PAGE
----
The sight of an adrenalin pumped Bradley Johnson turning to celebrate with a 3,200 strong Yellow Army, following the sweetest of left foot strikes, could yet be the abiding image of a triumphant return to the land of milk and honey.
There is of course still plenty of scope and time for things to go southward – and we are Norwich City after all – but given the nature of yesterday’s win, not to mention results elsewhere, the Neil-inspired juggernaut looks unstoppable right now.
To ‘win ugly’ is a cliché so well-worn it slips off the tongue as easily as ‘at the end of the day’, but the Canaries took it to a whole new level at the Amex. It was a win born of grit, sweat, determination, bottle and, when it mattered most, the briefest glimpse of Premier League quality.
Nathan Redmond’s electric burst down the touchline and jink down the by-line was rounded off perfectly with an intelligent cut-back, and Bradders trusty left boot did the rest. That was it. Game over.
Much of what had gone before was barely worthy of comment but it matters not one iota.
In truth if Sebastien Bassong’s over-hit square pass in the first-half had ended in a goal for the Seagulls this piece may have had a rather different tone, but it didn’t. Thanks to some desperate, last ditch, blocks and slides from his team-mates he got away with it, and in the process was probably saved from a weekend audience with Alex and Mad Frankie.
In the same way that substance triumphs over style as the season nears its climax, so too does the need to forensically dissect every performance. The manager, as ever, wrapped it up in a nutshell: “We’re going to have to win ugly [there we go again] and do whatever it takes to go home with the points.”
And it’s no coincidence that with the season’s finale approaching and the need for heart and desire to be the over-riding footballing emotions, one name continually comes to the fore.
Bradley Johnson’s unstoppable march to the Carrow Road centre circle to lay hands on the Barry Butler Memorial Trophy continues apace, and yesterday’s winner was his eleventh goal of the season. An impressive stat in anyone’s book but allied with the impact his insatiable energy and work-rate bring to the City party, his contribution has been little short of phenomenal.
For me it’s confession time. I have been ultra-critical in the past of Johnson’s tendency to give the ball away too cheaply while resembling a rooster with no head and so, as a result, I’ve spent much of this season eating humble pie. Those who sit around me in the River End are not slow to remind me.
With Alex Tettey and, latterly, Graham Dorrans having made the central, holding positions their own, Johno has now adapted beautifully to a role that suits him. With a sledgehammer of a left foot but a right one that’s seldom used, his role on the left side allows him the freedom to ‘join in’ and use his boundless energy to get up and down the pitch. It also permits him an extra milli-second of time on the ball, which has in turn help us keep the ball that little bit better.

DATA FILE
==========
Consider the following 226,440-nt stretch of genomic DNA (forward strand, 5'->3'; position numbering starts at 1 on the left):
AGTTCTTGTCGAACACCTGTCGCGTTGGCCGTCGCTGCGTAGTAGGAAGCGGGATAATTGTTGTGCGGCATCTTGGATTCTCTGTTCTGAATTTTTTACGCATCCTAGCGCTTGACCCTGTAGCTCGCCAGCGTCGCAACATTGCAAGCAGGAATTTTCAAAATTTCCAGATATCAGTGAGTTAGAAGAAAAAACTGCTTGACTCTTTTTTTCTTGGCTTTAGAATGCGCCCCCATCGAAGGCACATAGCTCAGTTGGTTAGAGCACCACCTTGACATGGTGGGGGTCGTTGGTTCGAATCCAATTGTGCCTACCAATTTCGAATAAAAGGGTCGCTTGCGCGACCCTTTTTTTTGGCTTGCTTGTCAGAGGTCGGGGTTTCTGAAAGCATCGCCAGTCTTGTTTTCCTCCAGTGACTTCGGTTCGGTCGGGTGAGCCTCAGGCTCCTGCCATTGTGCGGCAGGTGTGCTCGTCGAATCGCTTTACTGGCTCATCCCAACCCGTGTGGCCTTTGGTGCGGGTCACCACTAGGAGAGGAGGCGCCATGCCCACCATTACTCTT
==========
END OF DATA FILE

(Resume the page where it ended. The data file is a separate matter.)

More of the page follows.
I personally think his time in the centre of the pitch is done (I know others disagree) with the left side now his home. With Neil preferring a narrow midfield, except on the occasions when Redmond is unleashed, he naturally tucks in and permits Martin Olsson the space to overlap – one of the Swede’s great strengths.
It’s a system that works and Johnson also offers good protection to Olsson when faced with an out-and-out wideman – Tom Ince being the most obvious recent example. And long may it continue.
But the feelgood factor and momentum aside, there remains a job to be done. Sheffield Wednesday have quietly enjoyed a more than decent season and represent dangerous opponents on Monday. Whether City enjoying an extra 24 hours rest (Wednesday play Huddersfield in a Yorkshire derby this afternoon) will play a part is as yet an unknown, but it will be typically nervy and edgy.
Some perceive Wednesday’s mid-table safety as having edged them ever closer to the beach, but for others it has permitted them the freedom to express. Either way, you can bet your life that Master Neil will be warning his players of the latter.
One other random musing from yesterday, and which in my eyes is no bad thing, is just how far under the media radar City’s promotion push appears to be. As a devotee of talkSPORT I was more than a little surprised that yesterday morning our clash with Brighton was only worthy of a mention due to it being a reunion with Chris Hughton. Barely a mention of our proximity to the top of the table.
But it’s another thing that matters not one jot. Middlesbrough, Bournemouth and Watford are welcome to the spotlight and the plaudits. As one tweeter commented yesterday: it’s better to squeeze into the top two minus a fuss than to just miss out in the glare of the flashbulbs.
Am I alone in growing a little tired of dear old Mick McCarthy’s ‘poor’ Ipswich mantra? Marcus Evans’ reluctance to dip his hand into his own coffers has clearly irked the blunt one, and City’s parachute payments have twice provoked comment, but now he has the big spenders of Bournemouth in his sights. Quote: “They put on a very expensive acquisition (in Jones) and maybe he has started to pay some of that back with that goal.”
Never mind the danger…